Gig review: Chain & the Gang

Chain & the GangStereo, Glasgow****

In TIMES of global uncertainty, paranoia and depression – so that's basically at all times – you could do far worse than turn to Ian Svenonius, the resident oracle of the Washington DC underground, for witty words of wisdom, a penetrating geo-socio-political vision (US-centric, admittedly) and some damn funky tunes.

Over the past 20 years, Svenonius has helmed a series of cult musical vehicles - Nation of Ulysses, The Make-up, Weird War and now Chain & the Gang – which speak truth to power, or to any discerning ear. His followers are modest in number but they have excellent style and taste on their side.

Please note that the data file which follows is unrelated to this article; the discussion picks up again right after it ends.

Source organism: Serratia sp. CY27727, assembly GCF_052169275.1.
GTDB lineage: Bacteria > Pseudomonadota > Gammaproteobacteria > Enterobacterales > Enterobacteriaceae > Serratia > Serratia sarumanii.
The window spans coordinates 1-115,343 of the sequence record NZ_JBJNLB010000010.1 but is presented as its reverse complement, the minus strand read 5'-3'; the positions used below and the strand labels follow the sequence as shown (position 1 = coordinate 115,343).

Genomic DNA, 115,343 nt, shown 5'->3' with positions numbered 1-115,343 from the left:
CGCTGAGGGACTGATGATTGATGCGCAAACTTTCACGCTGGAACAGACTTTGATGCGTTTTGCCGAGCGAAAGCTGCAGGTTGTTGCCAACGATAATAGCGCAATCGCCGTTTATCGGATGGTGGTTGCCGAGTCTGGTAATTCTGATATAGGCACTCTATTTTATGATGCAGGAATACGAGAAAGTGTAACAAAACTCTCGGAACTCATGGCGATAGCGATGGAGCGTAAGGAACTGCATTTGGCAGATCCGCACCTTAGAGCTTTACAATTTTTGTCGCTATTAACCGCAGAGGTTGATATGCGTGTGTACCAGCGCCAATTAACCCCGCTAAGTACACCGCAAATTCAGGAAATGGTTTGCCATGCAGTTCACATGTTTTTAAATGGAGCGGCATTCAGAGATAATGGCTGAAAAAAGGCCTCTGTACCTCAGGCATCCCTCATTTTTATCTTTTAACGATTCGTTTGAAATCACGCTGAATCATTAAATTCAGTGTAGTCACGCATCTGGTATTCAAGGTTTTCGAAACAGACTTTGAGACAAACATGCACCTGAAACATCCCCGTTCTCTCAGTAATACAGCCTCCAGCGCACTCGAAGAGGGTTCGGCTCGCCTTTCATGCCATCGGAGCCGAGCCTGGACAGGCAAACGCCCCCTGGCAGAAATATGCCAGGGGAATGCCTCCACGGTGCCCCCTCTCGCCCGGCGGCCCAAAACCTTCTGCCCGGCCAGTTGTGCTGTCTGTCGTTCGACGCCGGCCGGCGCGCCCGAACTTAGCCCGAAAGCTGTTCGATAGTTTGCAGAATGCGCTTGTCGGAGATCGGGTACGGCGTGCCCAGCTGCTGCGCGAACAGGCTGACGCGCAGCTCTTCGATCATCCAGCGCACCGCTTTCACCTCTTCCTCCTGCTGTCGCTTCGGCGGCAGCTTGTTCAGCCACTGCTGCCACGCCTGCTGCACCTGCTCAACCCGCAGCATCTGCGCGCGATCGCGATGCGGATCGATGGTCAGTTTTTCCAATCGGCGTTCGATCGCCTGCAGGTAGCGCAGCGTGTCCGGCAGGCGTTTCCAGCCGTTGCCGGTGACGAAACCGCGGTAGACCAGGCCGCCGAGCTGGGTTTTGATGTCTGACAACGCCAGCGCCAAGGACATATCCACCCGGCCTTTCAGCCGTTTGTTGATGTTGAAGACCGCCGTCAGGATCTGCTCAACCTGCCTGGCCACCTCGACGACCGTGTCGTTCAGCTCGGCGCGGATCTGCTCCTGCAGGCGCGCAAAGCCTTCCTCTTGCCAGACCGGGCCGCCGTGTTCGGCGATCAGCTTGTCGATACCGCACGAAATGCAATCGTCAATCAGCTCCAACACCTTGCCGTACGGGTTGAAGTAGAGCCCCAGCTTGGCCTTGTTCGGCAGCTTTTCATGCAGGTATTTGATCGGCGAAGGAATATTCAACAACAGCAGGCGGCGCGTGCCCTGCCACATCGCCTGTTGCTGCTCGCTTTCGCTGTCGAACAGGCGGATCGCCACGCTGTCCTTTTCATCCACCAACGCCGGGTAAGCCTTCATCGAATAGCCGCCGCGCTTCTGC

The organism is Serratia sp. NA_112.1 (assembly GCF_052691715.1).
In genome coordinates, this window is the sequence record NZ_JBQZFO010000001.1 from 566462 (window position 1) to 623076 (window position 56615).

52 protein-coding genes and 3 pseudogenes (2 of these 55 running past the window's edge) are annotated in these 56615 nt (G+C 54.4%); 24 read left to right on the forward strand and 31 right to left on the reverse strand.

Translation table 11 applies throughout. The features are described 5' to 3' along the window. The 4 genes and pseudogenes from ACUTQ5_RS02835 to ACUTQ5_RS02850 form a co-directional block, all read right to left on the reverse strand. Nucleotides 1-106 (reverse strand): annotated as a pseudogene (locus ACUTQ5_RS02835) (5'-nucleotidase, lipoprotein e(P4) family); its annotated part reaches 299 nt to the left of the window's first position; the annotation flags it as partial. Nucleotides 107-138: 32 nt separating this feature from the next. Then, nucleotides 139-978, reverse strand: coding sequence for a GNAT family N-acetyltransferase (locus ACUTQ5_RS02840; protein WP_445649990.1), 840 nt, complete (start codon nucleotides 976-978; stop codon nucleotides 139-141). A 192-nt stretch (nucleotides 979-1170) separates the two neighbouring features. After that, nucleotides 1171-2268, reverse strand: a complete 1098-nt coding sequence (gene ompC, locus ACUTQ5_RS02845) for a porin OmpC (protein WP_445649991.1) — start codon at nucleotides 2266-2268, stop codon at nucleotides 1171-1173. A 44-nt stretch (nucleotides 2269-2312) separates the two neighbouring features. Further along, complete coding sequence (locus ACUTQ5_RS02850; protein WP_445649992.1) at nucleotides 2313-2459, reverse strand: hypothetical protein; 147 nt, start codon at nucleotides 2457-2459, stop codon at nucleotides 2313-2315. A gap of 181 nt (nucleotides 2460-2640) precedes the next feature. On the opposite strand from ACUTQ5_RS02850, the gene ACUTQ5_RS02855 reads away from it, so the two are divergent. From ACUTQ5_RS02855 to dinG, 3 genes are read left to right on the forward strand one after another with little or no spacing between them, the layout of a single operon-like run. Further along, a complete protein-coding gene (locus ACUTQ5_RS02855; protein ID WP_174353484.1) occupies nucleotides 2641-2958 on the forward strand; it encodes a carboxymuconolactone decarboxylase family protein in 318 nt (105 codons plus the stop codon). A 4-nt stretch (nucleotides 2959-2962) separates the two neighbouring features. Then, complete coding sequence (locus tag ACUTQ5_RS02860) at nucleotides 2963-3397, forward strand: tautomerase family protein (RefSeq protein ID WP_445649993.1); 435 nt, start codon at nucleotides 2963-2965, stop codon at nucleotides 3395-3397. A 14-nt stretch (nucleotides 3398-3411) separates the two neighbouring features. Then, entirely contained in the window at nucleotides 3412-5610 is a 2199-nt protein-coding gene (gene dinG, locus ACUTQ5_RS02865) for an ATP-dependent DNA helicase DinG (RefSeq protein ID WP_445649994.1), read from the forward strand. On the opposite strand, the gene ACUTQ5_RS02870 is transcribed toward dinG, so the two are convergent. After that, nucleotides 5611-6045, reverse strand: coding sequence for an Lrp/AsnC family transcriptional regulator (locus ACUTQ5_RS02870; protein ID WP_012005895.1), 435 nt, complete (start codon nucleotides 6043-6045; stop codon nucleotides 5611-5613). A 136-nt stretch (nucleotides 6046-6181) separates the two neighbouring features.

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At this darkened basement gathering in Glasgow, Svenonius conducted a series of playful call-and-response exercises with his mischievous backing singer, his band of reprobates, including longtime wingman James Canty on guitar, and ultimately with the surprisingly well-behaved audience.

The message is … well, let's just say that if Svenonius wasn't causing his acolytes to laugh aloud at his lyrical audacity – It's A Hard, Hard Job (Keeping Everybody High), according to one of his pocket hypotheses – he would be weeping for the world as he delivered the recession blues What Is A Dollar?, the sultry social lament Youth Is Wasted On The Young and the cynical cool jerk of For Practical Purposes (I Love You).